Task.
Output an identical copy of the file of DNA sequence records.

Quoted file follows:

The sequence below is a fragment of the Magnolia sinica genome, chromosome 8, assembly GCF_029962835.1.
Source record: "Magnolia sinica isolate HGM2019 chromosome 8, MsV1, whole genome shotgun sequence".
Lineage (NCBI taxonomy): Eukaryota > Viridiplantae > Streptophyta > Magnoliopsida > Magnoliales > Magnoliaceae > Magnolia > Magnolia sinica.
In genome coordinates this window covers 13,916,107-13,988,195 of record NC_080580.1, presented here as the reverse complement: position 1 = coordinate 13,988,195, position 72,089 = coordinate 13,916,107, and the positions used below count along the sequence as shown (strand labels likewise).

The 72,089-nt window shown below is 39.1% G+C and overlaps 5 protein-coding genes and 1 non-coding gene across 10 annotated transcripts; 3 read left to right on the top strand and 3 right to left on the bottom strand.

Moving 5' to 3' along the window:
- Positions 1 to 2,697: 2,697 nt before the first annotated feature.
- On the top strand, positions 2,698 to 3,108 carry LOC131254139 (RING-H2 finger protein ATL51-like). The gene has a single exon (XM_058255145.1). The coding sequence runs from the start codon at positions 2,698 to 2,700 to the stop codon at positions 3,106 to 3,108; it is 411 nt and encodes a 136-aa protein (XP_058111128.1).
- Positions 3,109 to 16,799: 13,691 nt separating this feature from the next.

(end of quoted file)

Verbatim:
The sequence below is a fragment of the Magnolia sinica genome, chromosome 8, assembly GCF_029962835.1.
Source record: "Magnolia sinica isolate HGM2019 chromosome 8, MsV1, whole genome shotgun sequence".
Lineage (NCBI taxonomy): Eukaryota > Viridiplantae > Streptophyta > Magnoliopsida > Magnoliales > Magnoliaceae > Magnolia > Magnolia sinica.
In genome coordinates this window covers 13,916,107-13,988,195 of record NC_080580.1, presented here as the reverse complement: position 1 = coordinate 13,988,195, position 72,089 = coordinate 13,916,107, and the positions used below count along the sequence as shown (strand labels likewise).

The 72,089-nt window shown below is 39.1% G+C and overlaps 5 protein-coding genes and 1 non-coding gene across 10 annotated transcripts; 3 read left to right on the top strand and 3 right to left on the bottom strand.

Moving 5' to 3' along the window:
- Positions 1 to 2,697: 2,697 nt before the first annotated feature.
- On the top strand, positions 2,698 to 3,108 carry LOC131254139 (RING-H2 finger protein ATL51-like). The gene has a single exon (XM_058255145.1). The coding sequence runs from the start codon at positions 2,698 to 2,700 to the stop codon at positions 3,106 to 3,108; it is 411 nt and encodes a 136-aa protein (XP_058111128.1).
- Positions 3,109 to 16,799: 13,691 nt separating this feature from the next.